Understanding your baby's cues and communication
Full of individual differences and strong personality traits, we are a fascinating species right from birth. Babies may not come with instruction manuals but they communicate with us through their body language right from the start. As parents, all we need to do is pay attention to know how they feel and what they may need from us.
Babies are completely dependent on their caregivers. Thus, when we understand the cues and respond to them, it not only strengthens our relationship but also builds trust. When a baby’s needs are taken care of in a loving, comforting way, it makes them feel safe and secure. It also helps to improve their communication skills over time.
No matter how many books and blogs we read, a cookie-cutter approach to understanding your baby never works. As all babies are different, it's essential to pay attention to your baby's individual cues so you can respond in the most effective way.
One of the most important cues to pay attention to is your baby's cries. Crying is a baby's way of expressing needs and communicating, so it's important to pay attention to the tone and intensity of your baby's cries. Babies can cry for several reasons - they may be tired, hungry, thirsty, too hot or cold, bored, scared, lonely, or sick.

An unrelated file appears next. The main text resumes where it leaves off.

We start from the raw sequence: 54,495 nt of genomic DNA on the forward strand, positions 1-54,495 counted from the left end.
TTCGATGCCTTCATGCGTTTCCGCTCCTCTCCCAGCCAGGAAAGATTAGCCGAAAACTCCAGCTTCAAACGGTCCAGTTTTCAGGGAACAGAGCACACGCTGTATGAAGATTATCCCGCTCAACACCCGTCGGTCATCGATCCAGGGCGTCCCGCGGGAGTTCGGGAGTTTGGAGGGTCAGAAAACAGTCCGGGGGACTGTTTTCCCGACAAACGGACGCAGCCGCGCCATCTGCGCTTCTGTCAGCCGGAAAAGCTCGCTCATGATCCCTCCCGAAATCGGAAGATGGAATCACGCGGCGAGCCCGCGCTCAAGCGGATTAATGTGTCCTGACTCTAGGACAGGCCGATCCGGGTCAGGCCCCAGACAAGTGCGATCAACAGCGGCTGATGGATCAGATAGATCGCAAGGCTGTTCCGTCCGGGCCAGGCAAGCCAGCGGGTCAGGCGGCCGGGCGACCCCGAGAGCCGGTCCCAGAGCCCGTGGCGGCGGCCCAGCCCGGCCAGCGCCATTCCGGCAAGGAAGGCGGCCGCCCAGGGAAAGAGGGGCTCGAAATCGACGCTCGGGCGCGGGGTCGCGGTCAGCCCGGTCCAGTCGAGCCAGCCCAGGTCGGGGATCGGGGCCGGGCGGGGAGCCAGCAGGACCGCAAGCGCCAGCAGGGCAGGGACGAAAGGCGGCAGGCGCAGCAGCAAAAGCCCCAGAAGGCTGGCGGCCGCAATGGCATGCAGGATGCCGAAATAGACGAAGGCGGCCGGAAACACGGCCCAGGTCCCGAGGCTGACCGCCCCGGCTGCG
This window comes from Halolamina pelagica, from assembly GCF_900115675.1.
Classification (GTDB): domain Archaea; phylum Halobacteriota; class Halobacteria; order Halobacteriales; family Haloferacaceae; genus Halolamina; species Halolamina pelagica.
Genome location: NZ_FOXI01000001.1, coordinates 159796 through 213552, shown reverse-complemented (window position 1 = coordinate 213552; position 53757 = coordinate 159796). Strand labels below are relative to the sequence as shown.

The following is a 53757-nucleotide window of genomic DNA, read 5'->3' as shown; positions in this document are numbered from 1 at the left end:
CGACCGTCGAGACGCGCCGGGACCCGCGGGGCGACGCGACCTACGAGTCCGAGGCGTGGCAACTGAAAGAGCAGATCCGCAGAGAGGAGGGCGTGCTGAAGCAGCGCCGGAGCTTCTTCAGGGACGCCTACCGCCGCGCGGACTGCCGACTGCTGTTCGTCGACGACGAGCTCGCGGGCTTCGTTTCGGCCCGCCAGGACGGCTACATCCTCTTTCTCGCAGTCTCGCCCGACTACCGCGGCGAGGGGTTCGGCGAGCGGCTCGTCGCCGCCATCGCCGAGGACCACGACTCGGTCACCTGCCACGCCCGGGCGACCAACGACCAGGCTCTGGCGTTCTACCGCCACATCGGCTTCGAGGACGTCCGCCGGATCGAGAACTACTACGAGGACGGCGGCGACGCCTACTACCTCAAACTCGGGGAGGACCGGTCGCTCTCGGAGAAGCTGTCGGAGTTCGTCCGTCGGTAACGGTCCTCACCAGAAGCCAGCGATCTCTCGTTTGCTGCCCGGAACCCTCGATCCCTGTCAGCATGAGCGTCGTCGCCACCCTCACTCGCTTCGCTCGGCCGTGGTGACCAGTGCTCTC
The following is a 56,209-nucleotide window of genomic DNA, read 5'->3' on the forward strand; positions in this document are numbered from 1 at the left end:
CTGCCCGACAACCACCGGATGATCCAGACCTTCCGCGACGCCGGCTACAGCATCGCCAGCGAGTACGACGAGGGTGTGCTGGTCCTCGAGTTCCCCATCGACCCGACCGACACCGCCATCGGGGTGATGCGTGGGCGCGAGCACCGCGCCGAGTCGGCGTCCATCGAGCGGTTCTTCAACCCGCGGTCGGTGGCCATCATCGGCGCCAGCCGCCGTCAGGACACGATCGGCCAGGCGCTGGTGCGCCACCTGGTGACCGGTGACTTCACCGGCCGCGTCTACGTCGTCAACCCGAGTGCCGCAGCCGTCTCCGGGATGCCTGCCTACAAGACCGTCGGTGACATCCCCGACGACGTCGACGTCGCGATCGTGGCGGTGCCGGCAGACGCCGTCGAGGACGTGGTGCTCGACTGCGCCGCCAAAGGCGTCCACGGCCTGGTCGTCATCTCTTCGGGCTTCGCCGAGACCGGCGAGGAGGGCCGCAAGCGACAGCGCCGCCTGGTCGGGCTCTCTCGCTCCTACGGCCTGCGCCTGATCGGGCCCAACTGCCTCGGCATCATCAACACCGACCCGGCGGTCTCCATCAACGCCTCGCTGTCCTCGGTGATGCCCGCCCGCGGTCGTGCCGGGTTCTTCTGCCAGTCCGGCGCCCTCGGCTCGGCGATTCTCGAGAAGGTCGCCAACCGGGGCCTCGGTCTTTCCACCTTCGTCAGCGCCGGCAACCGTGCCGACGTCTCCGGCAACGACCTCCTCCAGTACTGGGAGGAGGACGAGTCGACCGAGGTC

As we spend more time with the little one, we can begin to differentiate one cry from the other and know exactly what to do. A baby's high-pitched, screaming cry may state a need for food or comfort, while a low-pitched whimper may signal tiredness.
Babies are moody but not unpredictable. Essentially there are 5 stages they go through:
- I am hungry - turning towards breast/bottle, making sucking sounds
- I want to play - making eye contact, smiling, cooing, moving their arms/legs, and other ‘engagement cues’
- I need a break - jerky arm and leg movements, avoiding eye contact
- I am tired/ sleepy - cry, yawn, get grumpy or restless, becoming quiet
- I am unwell - constantly crying, not interested in feeding, or any other activity, unable to sleep well
Learning to recognize your baby’s cues, such as facial expressions, hand gestures, and body movements in each of these stages can give you an indication of what they might need.
You will see a mixture of engagement and disengagement signals as you care for your baby. Take your time learning how your baby communicates when playing, when feeling a little overwhelmed and needing a break, and when hungry, or tired.
Although your baby's signals may appear to be ambiguous at first, you will quickly develop a sense of one another if you spend some time observing and being together.
As parents, we are all always learning and evolving with our children. Your infant will learn to communicate with each individual in their world in his or her own unique way. At the same time, you and your spouse will learn to respond to your child's cues in a unique, loving way that makes them know you are there.